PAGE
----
278. As far as the newspapers from whom we heard are concerned, the most controversial aspect of the Government's proposals is the intention that OFCOM will be the main source of advice to the Secretary of State in reaching a decision on public interest grounds. The newspaper groups argued that OFCOM had no business commenting on newspapers; OFCOM would be staffed to look at regulated sectors with spectrum scarcity; it would have no real understanding of the distinctive culture and character of newspapers, particularly at a local level.[535] Patricia Hewitt argued that OFCOM was well placed to carry out a limited advisory role and would have "considerable expertise" to comment on broader issues relating to access to news and information and "the broad health of our democracy".[536]

279. The plurality test which we recommended earlier will apply to newspapers insofar as issues of accurate presentation of news and freedom of expression of opinion are concerned. The diversity of newspaper ownership will be substantially protected by the normal application of competition rules. The de minimis provisions of the merger regime in the Enterprise Bill - £45 million turnover or 25 per cent share of supply - will not enable the plurality test to be applied in all the circumstances where it may be desirable to do so. While we have not been presented with the specific draft Clauses for the newspaper merger regime, we agree that the issue of newspaper ownership is sufficiently important to warrant extended jurisdiction beyond the de minimis limits contained under competition law. However, in doing so, we would wish the Government to have full regard to the need for a substantial deregulatory outcome for the newspaper industry, especially as regards local newspapers.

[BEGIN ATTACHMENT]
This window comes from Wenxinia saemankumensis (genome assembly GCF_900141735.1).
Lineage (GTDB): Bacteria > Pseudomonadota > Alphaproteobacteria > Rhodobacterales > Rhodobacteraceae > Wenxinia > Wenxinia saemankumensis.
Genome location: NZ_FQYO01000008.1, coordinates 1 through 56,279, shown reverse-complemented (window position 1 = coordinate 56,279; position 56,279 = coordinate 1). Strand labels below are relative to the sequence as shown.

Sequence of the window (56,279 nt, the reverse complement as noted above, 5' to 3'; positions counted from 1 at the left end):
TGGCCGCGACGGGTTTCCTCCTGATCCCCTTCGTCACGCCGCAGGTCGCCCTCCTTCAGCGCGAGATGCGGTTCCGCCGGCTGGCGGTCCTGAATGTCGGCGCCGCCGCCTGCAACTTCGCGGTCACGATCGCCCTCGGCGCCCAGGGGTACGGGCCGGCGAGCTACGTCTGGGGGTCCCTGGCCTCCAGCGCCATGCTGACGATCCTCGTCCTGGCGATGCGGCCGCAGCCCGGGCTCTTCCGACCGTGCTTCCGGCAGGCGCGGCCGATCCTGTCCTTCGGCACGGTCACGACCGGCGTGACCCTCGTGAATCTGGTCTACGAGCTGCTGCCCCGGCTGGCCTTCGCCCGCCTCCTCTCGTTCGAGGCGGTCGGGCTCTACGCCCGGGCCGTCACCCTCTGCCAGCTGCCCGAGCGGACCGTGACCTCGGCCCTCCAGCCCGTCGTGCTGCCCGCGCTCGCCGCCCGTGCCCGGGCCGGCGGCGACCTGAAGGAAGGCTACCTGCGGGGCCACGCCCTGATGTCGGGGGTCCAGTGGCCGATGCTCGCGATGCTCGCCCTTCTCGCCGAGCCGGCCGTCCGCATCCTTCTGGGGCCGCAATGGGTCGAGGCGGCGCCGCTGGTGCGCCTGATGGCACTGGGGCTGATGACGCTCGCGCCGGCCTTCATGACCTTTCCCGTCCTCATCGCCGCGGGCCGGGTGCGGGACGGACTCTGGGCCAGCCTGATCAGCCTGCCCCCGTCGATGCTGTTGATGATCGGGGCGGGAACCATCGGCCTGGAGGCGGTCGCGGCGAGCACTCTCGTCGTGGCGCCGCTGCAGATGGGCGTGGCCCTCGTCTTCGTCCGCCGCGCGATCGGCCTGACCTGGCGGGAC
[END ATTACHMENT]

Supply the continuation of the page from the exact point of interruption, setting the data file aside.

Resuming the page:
280. We have considered the concerns raised by newspapers about OFCOM's proposed role in the newspaper merger regime. We consider that OFCOM will be able to develop sufficient expertise in media markets and plurality issues to make it well-placed to perform the advisory role envisaged for it. This will be particularly the case if, as we recommended earlier, OFCOM's periodic review of media ownership can be the basis for a reference for market investigation on plurality grounds. We support the Government's proposal to give OFCOM a defined advisory role in respect of plurality considerations in the newspaper merger regime.

514   Report of the Royal Commission on the Press 1961-62, September 1962, Cmnd 1811. Back

515   Ev 386, para 1.2; Media Ownership Rules, para 6.4.2. Back

516   Ev 386, para 1.3; Media Ownership Rules, para 6.4.10. Back

517   Cm 5010, p 45. Back

518   Ev 412. Back

519   Policy, p 4. Back

520   Policy, para 9.7.3; Ev 394-395, section 6. Back

521   Ev 391, section 5. Back

522   Policy, para 9.7.3; Ev 389, para 3.20; Ev 394, para 5.20; Q 913. Back

523   Ev 390-391, paras 4.8-4.15. Back

524   Ev 391, para 4.16 Back

525   Q 889. Back

526   Ev 369, para 13; QQ 936, 937. Back

527   Media Ownership Rules, para 6.4.7. Back

528   Media Ownership Rules, para 6.4.2; Ev 176, para 3.1.5; QQ 937, 939. Back

529   Ev 389, para 3.13. Back

530   Ev 369, para 13; QQ 939, 943. Back

531   Ev 361, section 4; QQ 889, 891, 903. Back

532   Q 1006. Back

533   Ev 394, para 5.20. Back

534   Ev 353, para 7.2. Back

535   Ev 362, section 4; Ev 358, paras 5, 16; Ev 353, para 7.6; Ev 369-370, paras 15-17; QQ 889, 891, 900, 933. Back

536   QQ 1003, 1005. Back